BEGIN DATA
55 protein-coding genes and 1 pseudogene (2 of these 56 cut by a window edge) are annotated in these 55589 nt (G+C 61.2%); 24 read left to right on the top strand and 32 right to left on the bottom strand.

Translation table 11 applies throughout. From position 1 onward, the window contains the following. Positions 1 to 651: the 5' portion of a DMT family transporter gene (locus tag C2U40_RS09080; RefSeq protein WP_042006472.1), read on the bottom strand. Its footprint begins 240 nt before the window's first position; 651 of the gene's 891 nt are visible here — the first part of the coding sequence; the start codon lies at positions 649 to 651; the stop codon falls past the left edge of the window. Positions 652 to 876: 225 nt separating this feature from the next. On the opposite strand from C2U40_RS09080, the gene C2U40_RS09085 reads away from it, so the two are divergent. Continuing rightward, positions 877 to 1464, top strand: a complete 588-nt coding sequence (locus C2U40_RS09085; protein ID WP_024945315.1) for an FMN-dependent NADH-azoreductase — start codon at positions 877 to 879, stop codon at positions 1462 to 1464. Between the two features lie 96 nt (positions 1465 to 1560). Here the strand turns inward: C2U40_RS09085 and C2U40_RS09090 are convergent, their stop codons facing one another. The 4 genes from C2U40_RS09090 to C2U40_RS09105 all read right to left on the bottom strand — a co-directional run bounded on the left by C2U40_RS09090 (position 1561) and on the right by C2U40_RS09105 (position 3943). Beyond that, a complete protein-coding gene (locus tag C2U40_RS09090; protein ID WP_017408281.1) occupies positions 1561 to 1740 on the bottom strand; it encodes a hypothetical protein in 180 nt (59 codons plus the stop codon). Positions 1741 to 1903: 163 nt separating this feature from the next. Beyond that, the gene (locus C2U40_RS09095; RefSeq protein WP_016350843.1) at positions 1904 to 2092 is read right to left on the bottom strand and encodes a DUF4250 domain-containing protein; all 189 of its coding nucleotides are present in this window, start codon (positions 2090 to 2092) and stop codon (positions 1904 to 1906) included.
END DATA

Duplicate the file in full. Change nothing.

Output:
55 protein-coding genes and 1 pseudogene (2 of these 56 cut by a window edge) are annotated in these 55589 nt (G+C 61.2%); 24 read left to right on the top strand and 32 right to left on the bottom strand.

Translation table 11 applies throughout. From position 1 onward, the window contains the following. Positions 1 to 651: the 5' portion of a DMT family transporter gene (locus tag C2U40_RS09080; RefSeq protein WP_042006472.1), read on the bottom strand. Its footprint begins 240 nt before the window's first position; 651 of the gene's 891 nt are visible here — the first part of the coding sequence; the start codon lies at positions 649 to 651; the stop codon falls past the left edge of the window. Positions 652 to 876: 225 nt separating this feature from the next. On the opposite strand from C2U40_RS09080, the gene C2U40_RS09085 reads away from it, so the two are divergent. Continuing rightward, positions 877 to 1464, top strand: a complete 588-nt coding sequence (locus C2U40_RS09085; protein ID WP_024945315.1) for an FMN-dependent NADH-azoreductase — start codon at positions 877 to 879, stop codon at positions 1462 to 1464. Between the two features lie 96 nt (positions 1465 to 1560). Here the strand turns inward: C2U40_RS09085 and C2U40_RS09090 are convergent, their stop codons facing one another. The 4 genes from C2U40_RS09090 to C2U40_RS09105 all read right to left on the bottom strand — a co-directional run bounded on the left by C2U40_RS09090 (position 1561) and on the right by C2U40_RS09105 (position 3943). Beyond that, a complete protein-coding gene (locus tag C2U40_RS09090; protein ID WP_017408281.1) occupies positions 1561 to 1740 on the bottom strand; it encodes a hypothetical protein in 180 nt (59 codons plus the stop codon). Positions 1741 to 1903: 163 nt separating this feature from the next. Beyond that, the gene (locus C2U40_RS09095; RefSeq protein WP_016350843.1) at positions 1904 to 2092 is read right to left on the bottom strand and encodes a DUF4250 domain-containing protein; all 189 of its coding nucleotides are present in this window, start codon (positions 2090 to 2092) and stop codon (positions 1904 to 1906) included.